Arizona’s attempt to criminalize harboring and transporting aliens in the state was struck down Tuesday as unconstitutionally vague and that it is preempted by federal law. The 9th U.S. Circuit Court of Appeals called one of the law’s key elements “unintelligible” and thus void as vague under the Constitution’s due process clause.
The ruling upholds a district court’s issuance of a preliminary injunction against the law.
The appeal is part of a series of challenges to Arizona’s 2010 Senate Bill 1070, which passed over concern for the influx of unauthorized aliens in Arizona.
The latest appeal challenges the criminalizing of transporting or harboring undocumented aliens, which classes a single violation as a misdemeanor with a fine of $1,000 and a violation of 10 or more illegal aliens as a felony with a minimum fine of $1,000 per alien.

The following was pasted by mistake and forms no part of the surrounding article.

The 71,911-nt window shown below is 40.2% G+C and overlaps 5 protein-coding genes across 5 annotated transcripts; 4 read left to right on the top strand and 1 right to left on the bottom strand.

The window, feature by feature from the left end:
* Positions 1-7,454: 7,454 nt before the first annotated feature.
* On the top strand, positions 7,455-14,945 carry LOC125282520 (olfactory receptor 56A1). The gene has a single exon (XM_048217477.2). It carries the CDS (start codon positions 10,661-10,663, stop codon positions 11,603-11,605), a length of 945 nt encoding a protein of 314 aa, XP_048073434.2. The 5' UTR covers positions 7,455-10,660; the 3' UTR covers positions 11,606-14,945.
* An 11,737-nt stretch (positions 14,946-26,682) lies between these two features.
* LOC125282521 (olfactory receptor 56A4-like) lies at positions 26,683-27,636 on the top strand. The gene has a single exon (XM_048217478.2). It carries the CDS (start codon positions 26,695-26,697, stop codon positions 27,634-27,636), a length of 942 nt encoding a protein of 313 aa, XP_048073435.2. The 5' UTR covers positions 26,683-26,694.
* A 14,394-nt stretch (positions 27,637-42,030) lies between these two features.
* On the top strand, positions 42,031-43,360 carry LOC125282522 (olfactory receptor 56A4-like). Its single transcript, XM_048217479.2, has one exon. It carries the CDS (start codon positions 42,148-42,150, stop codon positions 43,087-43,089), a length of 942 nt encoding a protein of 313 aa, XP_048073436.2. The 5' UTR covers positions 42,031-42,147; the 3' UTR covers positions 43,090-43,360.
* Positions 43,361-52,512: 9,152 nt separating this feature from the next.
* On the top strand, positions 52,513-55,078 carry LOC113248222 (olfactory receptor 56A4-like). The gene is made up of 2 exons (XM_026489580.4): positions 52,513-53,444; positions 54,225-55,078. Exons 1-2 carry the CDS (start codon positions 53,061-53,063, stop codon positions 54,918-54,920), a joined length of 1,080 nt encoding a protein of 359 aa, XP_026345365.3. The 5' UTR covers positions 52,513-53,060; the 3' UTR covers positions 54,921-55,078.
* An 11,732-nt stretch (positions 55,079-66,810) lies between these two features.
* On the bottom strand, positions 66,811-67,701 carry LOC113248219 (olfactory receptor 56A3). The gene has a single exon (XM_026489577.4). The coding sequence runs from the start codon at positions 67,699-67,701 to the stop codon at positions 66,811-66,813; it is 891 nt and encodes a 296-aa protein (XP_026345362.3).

The only exception is for child protective service workers, ambulance attendants and other emergency personnel.
The suit was brought by Luz Santiago, a pastor at a church in Mesa, Arizona, with a congregation that is 80 percent illegal aliens.
She provides shelter and transportation to members of the church, including undocumented aliens. She alleges that she feared prosecution under SB1070, if the law were allowed to stand.
Although Arizona argued that the law requires an intent to evade federal immigration law, the 9th Circuit disagreed. The panel found the law did “not clearly include an intent requirement.”
A host of other social groups challenged the law, including Southside Presbyterian Church, Border Action Network and Arizona South Asians for Safe Families.
“We conclude that the phrase ‘in violation of a criminal offense’ is unintelligible and therefore the statute is void for vagueness,” wrote Judge Richard Paez. He was joined by Judges John Noonan and Carlos Bea.
Bea did partially dissent from the opinion, saying the panel went too far in holding the law was preempted by federal immigration statutes.
Case: Valle del Sol Inc. v. Whiting, No. 12-17152